This research1,2 provides strong evidence that TGF-β1 really is necessary for in vivo TH17 differentiation. However, whether other cytokines are required is unresolved. In these studies, TH17 cells were most effectively produced in mixed cell cultures where T cells were stimulated in the presence of antigen-presenting cells. Factors other than IL-6 and TGF-β1 may also be important for this lineage. Moreover, many cells produce TGF-β1 and IL-6, and the main sources of these cytokines for TH17 differentiation remain unclear.

What about IL-23? The receptor for IL-23 is not expressed on precursor T cells, but Mangan et al.1 report that its expression is induced by TGF-β1. So although IL-23 is not an instigator of TH17 differentiation, it may be involved in expanding and maintaining this population of cells.

In all, the new studies1,2 point to the existence of another dichotomy in T-cell differentiation. By itself, TGF-β1 induces the differentiation of Treg cells. The combination of IL-6 in conjunction with TGF-β1 favours IL-17-producing cells, but inhibits the expression of Foxp3, a gene-transcription factor that is essential for Treg differentiation. Thus, TH17 and Treg cells are evidently related, and represent two sides of an inflammatory coin regulated by the same cytokine. The opposing effects of TGF-β1 may seem confusing, but other cytokines have complex dual actions6. It is of interest that there were fewer Treg cells in autoimmune disease associated with TGF-β1 overexpression; perhaps IL-17 antagonizes Foxp3 expression. The counter-regulation of Treg and TH17 will undoubtedly be further analysed.

If IL-23 and IL-17 can be such troublemakers, are they beneficial in host defence? Yes, is the answer. Interleukin-17E has a pivotal role in protection against parasitic worms7,8; and Mangan et al.1 show that IL-23 is necessary for resistance to Citrobacter rodentium, an extracellular bacterial pathogen related to pathogenic Escherichia coli, and the authors argue that IL-23 is important for an effective IL-17 response in vivo. Blocking TGF-β1 also exacerbated disease, again consistent with the importance of this cytokine in in vivo regulation of IL-17. Infection with C. rodentium was associated with some cells that produced both IL-17 and IFN-γ — a notable observation, because the production of these two cytokines was thought to be mutually exclusive.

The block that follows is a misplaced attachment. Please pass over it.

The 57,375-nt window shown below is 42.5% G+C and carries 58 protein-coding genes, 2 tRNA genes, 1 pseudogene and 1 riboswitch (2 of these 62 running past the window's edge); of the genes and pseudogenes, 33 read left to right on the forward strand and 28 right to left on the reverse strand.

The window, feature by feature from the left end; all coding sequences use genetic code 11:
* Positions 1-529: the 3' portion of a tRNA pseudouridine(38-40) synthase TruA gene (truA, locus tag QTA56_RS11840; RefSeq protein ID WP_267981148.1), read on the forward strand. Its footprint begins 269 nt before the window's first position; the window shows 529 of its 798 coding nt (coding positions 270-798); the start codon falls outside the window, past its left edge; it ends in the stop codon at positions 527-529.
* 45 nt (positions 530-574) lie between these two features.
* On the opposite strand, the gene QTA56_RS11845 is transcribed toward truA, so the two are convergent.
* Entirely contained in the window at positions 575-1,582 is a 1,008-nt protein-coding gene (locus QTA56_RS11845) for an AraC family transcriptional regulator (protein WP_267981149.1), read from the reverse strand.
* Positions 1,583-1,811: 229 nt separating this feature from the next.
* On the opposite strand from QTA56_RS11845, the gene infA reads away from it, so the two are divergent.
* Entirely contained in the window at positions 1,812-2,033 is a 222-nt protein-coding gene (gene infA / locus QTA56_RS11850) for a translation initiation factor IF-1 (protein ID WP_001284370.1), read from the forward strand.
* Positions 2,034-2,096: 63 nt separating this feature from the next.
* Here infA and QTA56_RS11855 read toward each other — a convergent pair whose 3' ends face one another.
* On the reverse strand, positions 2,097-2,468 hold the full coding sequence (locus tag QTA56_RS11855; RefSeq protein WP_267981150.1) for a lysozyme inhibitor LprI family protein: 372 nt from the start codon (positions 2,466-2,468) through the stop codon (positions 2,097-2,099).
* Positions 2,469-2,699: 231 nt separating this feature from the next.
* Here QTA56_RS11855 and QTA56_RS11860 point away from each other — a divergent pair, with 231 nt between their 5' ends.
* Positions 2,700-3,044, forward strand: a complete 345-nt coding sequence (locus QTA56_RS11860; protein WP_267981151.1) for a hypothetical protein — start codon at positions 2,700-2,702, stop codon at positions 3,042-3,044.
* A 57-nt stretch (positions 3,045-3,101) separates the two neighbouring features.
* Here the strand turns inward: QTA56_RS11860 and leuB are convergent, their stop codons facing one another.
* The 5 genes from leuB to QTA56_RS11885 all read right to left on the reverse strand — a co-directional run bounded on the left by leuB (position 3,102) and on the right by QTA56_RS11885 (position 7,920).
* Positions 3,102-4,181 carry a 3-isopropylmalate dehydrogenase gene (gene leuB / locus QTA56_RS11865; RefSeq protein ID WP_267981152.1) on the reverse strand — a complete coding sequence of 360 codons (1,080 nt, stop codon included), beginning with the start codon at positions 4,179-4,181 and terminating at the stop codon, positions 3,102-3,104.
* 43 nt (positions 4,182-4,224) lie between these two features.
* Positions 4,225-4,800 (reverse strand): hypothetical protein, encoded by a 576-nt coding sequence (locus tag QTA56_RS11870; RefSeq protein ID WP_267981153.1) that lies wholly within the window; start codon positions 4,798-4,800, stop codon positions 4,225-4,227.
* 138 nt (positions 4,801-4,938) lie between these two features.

Clearly, the relationships between TH1, Treg and TH17 cells will need to be further assessed, and much attention has already centred on the gene-transcription factors that drive T-cell differentiation (Fig. 1). Differentiation of TH17 cells seems to be independent of STAT-4 and STAT-6 (transcription factors that regulate TH1 and TH2 cells, respectively). STAT-3 is activated by both IL-23 and IL-6, and binds to the IL-17 and IL-17F gene promoters9. But it remains to be seen whether TH17 cells selectively express lineage-specific transcription factors analogous to two others (T-bet and GATA-3) that are intimately involved in TH1 and TH2 differentiation.

Finally, understanding the regulation of IL-17 takes on additional significance because of a newly identified connection between inflammation and cancer3. The paper concerned, by Langowski et al.3, implicates IL-23 and IL-17 in causing cancer: the authors report that IL-23 and IL-17 are increased in human tumours, and that IL-23 deficiency is associated with fewer tumours in mice that are liable to develop cancer.

It must seem to those outside the business that research developments in immunology merely add complications to our understanding of the immune system. The new papers1,2,3 do indeed add another layer of complexity to T-cell differentiation, and leave many open questions. But they also present exciting data that connect IL-17 regulation with human diseases that range across autoimmunity, infection and cancer, and as such they offer new avenues for the development of treatments.

References

  1. 1

    Mangan, P. R. et al. Nature 441, 231–234 (2006).

  2. 2

    Bettelli, E. et al. Nature 441, 235–238 (2006).

  3. 3

    Langowski, J. L. et al. doi:10.1038/nature04808 (2006).

  4. 4

    Dong, C. Nature Rev. Immunol. 6, 329–333 (2006).

  5. 5

    Veldhoen, M., Hocking, R. J., Atkins, C. J., Locksley, R. M. & Stockinger, B. Immunity 24, 179–189 (2006).

  6. 6

    O'Shea, J. J., Ma, A. & Lipsky, P. Nature Rev. Immunol. 2, 37–45 (2002).

  7. 7

    Fallon, P. G. et al. J. Exp. Med. 203, 1105–1116 (2006).

  8. 8

    Owyang, A. M. et al. J. Exp. Med. 203, 843–849 (2006).

  9. 9

    Chen, Z. et al. Proc. Natl Acad. Sci. USA (in the press).

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  1. the Molecular Immunology and Inflammation Branch, National Institute of Arthritis, Musculoskeletal and Skin Diseases, Bethesda, 20892-1820, Maryland, USA

    • Cristina M. Tato
    •  & John J. O'Shea